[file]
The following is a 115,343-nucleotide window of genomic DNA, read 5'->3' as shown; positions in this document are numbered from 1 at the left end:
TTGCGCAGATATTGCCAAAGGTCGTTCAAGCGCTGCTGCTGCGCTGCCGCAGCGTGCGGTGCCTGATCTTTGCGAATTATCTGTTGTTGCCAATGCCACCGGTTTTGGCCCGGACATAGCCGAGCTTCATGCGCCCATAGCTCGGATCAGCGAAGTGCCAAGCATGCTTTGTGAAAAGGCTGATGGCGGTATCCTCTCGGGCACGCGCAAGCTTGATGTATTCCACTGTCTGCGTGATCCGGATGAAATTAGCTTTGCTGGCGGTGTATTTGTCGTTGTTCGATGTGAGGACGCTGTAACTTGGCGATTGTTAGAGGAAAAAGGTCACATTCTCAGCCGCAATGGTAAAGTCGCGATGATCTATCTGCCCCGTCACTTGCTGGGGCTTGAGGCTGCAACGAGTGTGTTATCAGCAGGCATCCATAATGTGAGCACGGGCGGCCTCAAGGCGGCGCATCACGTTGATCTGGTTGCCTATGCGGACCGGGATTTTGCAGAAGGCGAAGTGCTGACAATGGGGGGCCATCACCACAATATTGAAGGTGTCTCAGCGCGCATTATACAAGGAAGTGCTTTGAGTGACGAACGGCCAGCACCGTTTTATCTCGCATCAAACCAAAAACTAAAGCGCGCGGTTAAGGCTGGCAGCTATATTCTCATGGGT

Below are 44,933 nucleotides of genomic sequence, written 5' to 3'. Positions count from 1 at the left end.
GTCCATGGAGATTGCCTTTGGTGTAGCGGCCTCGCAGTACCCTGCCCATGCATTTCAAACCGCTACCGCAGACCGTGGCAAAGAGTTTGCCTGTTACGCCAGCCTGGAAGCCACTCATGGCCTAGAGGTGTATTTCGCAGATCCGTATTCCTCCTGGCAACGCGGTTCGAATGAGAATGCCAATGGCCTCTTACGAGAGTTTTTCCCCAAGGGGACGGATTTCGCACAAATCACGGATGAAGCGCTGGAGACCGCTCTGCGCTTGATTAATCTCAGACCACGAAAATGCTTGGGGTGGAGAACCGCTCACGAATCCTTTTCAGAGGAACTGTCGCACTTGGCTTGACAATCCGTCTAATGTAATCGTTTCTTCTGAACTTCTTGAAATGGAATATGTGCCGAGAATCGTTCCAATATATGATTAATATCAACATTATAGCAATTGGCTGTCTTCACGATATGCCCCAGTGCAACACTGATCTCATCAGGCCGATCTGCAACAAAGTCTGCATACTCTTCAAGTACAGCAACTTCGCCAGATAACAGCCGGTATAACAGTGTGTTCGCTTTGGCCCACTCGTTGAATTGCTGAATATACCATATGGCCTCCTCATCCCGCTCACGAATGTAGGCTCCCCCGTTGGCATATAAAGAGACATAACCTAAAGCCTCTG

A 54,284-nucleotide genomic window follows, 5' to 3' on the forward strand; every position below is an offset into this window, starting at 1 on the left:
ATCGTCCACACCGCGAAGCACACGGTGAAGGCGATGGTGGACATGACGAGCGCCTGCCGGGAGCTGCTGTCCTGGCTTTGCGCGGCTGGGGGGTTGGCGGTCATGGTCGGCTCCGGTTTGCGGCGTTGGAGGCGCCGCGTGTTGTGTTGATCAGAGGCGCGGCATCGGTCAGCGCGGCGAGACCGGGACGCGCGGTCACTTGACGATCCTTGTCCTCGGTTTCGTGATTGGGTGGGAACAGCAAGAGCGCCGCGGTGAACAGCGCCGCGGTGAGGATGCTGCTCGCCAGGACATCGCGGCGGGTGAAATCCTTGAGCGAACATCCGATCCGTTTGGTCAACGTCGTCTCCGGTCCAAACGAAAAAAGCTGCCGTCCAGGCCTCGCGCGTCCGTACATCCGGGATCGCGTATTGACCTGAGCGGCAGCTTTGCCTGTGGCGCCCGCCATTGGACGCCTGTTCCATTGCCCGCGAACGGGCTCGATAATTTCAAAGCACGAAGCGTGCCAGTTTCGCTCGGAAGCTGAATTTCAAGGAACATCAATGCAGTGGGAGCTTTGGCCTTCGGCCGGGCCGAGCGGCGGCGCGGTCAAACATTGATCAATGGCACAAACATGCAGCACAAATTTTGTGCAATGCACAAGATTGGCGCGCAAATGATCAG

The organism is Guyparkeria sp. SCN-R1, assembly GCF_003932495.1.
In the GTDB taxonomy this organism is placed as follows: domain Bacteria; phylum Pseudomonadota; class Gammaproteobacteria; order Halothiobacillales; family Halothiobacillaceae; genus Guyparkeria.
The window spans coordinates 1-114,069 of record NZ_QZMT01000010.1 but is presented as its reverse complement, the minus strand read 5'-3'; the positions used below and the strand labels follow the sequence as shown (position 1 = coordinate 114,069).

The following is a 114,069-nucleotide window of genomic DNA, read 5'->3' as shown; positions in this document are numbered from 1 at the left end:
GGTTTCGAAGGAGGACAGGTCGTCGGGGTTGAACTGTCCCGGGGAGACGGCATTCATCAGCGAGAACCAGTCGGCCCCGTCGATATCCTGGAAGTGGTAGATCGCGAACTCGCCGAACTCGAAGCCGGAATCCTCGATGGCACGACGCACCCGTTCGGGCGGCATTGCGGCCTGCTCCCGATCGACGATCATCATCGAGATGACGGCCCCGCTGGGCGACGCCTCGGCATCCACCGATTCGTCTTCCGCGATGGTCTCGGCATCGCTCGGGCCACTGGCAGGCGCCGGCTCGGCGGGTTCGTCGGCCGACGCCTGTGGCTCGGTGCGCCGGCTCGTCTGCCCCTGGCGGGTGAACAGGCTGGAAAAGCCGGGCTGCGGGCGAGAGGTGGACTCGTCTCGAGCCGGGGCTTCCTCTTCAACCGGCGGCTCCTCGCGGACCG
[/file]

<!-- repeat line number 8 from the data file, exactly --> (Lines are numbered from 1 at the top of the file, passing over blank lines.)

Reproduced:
In the GTDB taxonomy this organism is placed as follows: domain Bacteria; phylum Pseudomonadota; class Gammaproteobacteria; order Halothiobacillales; family Halothiobacillaceae; genus Guyparkeria.